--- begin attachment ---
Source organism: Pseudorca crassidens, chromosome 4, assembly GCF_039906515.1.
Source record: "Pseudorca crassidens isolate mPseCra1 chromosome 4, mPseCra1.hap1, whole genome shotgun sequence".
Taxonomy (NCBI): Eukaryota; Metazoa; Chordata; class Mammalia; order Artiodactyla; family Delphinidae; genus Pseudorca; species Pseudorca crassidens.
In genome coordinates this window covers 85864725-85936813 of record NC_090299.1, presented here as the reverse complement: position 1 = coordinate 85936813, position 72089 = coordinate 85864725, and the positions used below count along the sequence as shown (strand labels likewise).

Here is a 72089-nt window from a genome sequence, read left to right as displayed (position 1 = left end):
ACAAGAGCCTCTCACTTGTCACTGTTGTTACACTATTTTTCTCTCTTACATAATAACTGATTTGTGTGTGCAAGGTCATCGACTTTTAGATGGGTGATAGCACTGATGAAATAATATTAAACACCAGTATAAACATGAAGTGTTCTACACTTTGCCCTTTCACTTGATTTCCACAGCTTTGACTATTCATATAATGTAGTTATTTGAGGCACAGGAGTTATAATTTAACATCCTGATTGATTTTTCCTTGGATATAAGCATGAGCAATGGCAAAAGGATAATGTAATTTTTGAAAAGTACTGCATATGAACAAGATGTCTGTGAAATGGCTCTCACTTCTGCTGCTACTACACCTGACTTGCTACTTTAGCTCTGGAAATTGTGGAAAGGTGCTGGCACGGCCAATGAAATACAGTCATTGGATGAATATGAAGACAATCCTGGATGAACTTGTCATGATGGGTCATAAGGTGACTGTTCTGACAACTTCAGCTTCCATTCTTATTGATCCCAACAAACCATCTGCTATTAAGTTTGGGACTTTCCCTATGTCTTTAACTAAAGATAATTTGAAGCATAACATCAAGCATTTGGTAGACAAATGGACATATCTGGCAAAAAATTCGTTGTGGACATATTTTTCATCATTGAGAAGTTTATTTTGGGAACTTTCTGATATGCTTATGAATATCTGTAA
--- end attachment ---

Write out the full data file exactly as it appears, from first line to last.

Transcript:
Source organism: Pseudorca crassidens, chromosome 4, assembly GCF_039906515.1.
Source record: "Pseudorca crassidens isolate mPseCra1 chromosome 4, mPseCra1.hap1, whole genome shotgun sequence".
Taxonomy (NCBI): Eukaryota; Metazoa; Chordata; class Mammalia; order Artiodactyla; family Delphinidae; genus Pseudorca; species Pseudorca crassidens.
In genome coordinates this window covers 85864725-85936813 of record NC_090299.1, presented here as the reverse complement: position 1 = coordinate 85936813, position 72089 = coordinate 85864725, and the positions used below count along the sequence as shown (strand labels likewise).

Here is a 72089-nt window from a genome sequence, read left to right as displayed (position 1 = left end):
ACAAGAGCCTCTCACTTGTCACTGTTGTTACACTATTTTTCTCTCTTACATAATAACTGATTTGTGTGTGCAAGGTCATCGACTTTTAGATGGGTGATAGCACTGATGAAATAATATTAAACACCAGTATAAACATGAAGTGTTCTACACTTTGCCCTTTCACTTGATTTCCACAGCTTTGACTATTCATATAATGTAGTTATTTGAGGCACAGGAGTTATAATTTAACATCCTGATTGATTTTTCCTTGGATATAAGCATGAGCAATGGCAAAAGGATAATGTAATTTTTGAAAAGTACTGCATATGAACAAGATGTCTGTGAAATGGCTCTCACTTCTGCTGCTACTACACCTGACTTGCTACTTTAGCTCTGGAAATTGTGGAAAGGTGCTGGCACGGCCAATGAAATACAGTCATTGGATGAATATGAAGACAATCCTGGATGAACTTGTCATGATGGGTCATAAGGTGACTGTTCTGACAACTTCAGCTTCCATTCTTATTGATCCCAACAAACCATCTGCTATTAAGTTTGGGACTTTCCCTATGTCTTTAACTAAAGATAATTTGAAGCATAACATCAAGCATTTGGTAGACAAATGGACATATCTGGCAAAAAATTCGTTGTGGACATATTTTTCATCATTGAGAAGTTTATTTTGGGAACTTTCTGATATGCTTATGAATATCTGTAA